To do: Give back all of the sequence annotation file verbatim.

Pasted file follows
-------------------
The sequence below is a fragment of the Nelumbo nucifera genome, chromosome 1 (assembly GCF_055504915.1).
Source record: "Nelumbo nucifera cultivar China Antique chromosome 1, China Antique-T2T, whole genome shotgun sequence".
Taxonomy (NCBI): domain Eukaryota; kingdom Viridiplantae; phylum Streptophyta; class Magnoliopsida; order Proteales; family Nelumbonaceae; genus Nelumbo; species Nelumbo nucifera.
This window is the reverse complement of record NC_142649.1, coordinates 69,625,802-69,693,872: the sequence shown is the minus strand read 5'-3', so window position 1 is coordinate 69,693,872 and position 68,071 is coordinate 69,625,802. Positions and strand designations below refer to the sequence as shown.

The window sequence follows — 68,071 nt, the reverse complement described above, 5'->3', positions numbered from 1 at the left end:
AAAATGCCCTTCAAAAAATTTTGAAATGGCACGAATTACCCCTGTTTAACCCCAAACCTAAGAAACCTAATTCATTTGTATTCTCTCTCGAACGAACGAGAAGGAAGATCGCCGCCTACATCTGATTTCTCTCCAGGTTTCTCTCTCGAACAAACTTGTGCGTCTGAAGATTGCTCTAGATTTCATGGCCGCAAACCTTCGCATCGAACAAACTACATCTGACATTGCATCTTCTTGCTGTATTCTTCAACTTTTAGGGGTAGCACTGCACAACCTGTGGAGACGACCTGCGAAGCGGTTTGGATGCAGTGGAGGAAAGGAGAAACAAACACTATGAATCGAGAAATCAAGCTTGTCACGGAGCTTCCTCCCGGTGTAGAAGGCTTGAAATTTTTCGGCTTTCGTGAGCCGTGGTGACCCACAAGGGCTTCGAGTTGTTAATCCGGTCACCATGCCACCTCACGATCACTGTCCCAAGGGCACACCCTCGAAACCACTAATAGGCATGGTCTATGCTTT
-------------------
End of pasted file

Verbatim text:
The sequence below is a fragment of the Nelumbo nucifera genome, chromosome 1 (assembly GCF_055504915.1).
Source record: "Nelumbo nucifera cultivar China Antique chromosome 1, China Antique-T2T, whole genome shotgun sequence".
Taxonomy (NCBI): domain Eukaryota; kingdom Viridiplantae; phylum Streptophyta; class Magnoliopsida; order Proteales; family Nelumbonaceae; genus Nelumbo; species Nelumbo nucifera.
This window is the reverse complement of record NC_142649.1, coordinates 69,625,802-69,693,872: the sequence shown is the minus strand read 5'-3', so window position 1 is coordinate 69,693,872 and position 68,071 is coordinate 69,625,802. Positions and strand designations below refer to the sequence as shown.

The window sequence follows — 68,071 nt, the reverse complement described above, 5'->3', positions numbered from 1 at the left end:
AAAATGCCCTTCAAAAAATTTTGAAATGGCACGAATTACCCCTGTTTAACCCCAAACCTAAGAAACCTAATTCATTTGTATTCTCTCTCGAACGAACGAGAAGGAAGATCGCCGCCTACATCTGATTTCTCTCCAGGTTTCTCTCTCGAACAAACTTGTGCGTCTGAAGATTGCTCTAGATTTCATGGCCGCAAACCTTCGCATCGAACAAACTACATCTGACATTGCATCTTCTTGCTGTATTCTTCAACTTTTAGGGGTAGCACTGCACAACCTGTGGAGACGACCTGCGAAGCGGTTTGGATGCAGTGGAGGAAAGGAGAAACAAACACTATGAATCGAGAAATCAAGCTTGTCACGGAGCTTCCTCCCGGTGTAGAAGGCTTGAAATTTTTCGGCTTTCGTGAGCCGTGGTGACCCACAAGGGCTTCGAGTTGTTAATCCGGTCACCATGCCACCTCACGATCACTGTCCCAAGGGCACACCCTCGAAACCACTAATAGGCATGGTCTATGCTTT